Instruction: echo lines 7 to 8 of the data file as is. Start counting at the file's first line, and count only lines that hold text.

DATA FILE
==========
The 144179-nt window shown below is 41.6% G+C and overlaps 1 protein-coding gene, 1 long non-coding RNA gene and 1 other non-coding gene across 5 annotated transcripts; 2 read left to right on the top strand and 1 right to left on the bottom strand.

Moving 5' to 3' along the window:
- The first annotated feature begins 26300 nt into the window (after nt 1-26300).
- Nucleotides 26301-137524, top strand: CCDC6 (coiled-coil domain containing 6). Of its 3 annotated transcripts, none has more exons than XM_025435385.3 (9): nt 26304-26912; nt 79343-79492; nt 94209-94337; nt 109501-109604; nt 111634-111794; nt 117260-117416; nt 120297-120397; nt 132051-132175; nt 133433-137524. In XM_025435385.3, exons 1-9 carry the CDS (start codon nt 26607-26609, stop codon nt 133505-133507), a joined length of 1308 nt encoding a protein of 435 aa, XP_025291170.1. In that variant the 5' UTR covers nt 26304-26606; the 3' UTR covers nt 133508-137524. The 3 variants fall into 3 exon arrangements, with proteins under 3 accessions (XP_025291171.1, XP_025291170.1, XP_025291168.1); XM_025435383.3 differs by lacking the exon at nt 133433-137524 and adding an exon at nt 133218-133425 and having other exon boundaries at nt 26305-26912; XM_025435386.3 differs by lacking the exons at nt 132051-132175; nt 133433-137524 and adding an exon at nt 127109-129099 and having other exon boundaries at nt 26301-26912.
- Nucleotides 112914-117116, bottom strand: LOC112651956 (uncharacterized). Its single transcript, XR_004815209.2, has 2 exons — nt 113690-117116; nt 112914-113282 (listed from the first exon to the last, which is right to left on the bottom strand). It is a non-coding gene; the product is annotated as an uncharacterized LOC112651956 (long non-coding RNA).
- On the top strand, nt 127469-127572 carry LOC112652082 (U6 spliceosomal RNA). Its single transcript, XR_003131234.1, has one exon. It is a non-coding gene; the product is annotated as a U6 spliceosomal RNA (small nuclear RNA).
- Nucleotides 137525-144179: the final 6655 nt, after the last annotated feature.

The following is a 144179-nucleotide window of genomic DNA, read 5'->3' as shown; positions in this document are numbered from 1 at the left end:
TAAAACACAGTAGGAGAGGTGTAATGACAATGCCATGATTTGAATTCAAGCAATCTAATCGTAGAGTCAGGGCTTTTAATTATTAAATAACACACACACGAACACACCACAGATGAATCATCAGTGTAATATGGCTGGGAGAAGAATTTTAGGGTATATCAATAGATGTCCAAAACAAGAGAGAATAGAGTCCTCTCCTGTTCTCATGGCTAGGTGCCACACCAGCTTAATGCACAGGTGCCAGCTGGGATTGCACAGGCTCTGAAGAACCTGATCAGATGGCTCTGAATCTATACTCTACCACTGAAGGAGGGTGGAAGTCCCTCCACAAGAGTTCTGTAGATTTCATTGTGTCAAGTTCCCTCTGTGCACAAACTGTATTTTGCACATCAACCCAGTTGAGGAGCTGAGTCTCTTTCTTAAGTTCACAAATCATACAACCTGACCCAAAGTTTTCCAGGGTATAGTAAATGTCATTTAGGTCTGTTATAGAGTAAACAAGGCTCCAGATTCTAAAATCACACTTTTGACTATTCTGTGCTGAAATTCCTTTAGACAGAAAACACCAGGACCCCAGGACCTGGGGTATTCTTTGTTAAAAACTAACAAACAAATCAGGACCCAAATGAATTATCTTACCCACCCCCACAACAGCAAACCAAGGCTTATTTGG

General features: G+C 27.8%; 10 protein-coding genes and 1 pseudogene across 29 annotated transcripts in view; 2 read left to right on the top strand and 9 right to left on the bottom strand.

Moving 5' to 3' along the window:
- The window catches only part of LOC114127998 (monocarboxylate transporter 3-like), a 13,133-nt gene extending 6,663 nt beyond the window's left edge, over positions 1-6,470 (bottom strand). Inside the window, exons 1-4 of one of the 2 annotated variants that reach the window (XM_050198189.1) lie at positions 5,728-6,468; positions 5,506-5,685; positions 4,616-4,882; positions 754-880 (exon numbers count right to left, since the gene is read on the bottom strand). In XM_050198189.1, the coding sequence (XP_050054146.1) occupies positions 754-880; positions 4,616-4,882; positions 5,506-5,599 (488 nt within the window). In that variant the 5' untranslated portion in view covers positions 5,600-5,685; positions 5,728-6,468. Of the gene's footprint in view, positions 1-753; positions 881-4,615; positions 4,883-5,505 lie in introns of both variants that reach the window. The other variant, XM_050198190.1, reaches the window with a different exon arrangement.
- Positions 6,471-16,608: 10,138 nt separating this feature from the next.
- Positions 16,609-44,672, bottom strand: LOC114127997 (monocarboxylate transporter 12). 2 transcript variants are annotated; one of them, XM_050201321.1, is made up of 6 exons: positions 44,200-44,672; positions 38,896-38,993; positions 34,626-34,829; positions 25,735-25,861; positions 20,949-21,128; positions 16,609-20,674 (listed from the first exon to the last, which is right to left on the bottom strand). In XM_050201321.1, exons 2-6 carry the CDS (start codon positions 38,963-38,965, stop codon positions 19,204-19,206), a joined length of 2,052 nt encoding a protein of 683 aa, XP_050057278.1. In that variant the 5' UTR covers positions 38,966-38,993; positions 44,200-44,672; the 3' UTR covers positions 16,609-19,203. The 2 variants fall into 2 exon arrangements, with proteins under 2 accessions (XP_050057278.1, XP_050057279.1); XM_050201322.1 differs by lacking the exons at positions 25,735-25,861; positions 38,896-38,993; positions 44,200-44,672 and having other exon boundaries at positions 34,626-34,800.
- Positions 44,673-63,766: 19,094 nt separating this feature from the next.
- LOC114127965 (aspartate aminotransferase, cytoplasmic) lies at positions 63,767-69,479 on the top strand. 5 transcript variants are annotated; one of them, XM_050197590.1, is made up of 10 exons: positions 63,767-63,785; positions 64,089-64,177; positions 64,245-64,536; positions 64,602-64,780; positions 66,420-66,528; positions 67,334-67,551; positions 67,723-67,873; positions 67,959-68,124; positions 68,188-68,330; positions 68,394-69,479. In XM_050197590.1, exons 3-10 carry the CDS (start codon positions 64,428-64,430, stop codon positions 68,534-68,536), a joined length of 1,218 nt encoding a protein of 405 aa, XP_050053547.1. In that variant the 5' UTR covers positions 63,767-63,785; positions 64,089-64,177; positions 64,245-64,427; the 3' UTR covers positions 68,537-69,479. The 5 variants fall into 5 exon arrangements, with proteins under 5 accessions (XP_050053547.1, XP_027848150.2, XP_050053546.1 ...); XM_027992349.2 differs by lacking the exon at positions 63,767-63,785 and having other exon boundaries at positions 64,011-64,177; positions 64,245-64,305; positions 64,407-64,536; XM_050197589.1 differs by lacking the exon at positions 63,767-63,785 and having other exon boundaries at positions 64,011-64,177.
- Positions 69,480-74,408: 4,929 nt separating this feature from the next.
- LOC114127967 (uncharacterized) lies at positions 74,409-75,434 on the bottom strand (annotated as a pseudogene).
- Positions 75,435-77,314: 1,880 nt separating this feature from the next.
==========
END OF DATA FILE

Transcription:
- Nucleotides 137525-144179: the final 6655 nt, after the last annotated feature.

The following is a 144179-nucleotide window of genomic DNA, read 5'->3' as shown; positions in this document are numbered from 1 at the left end: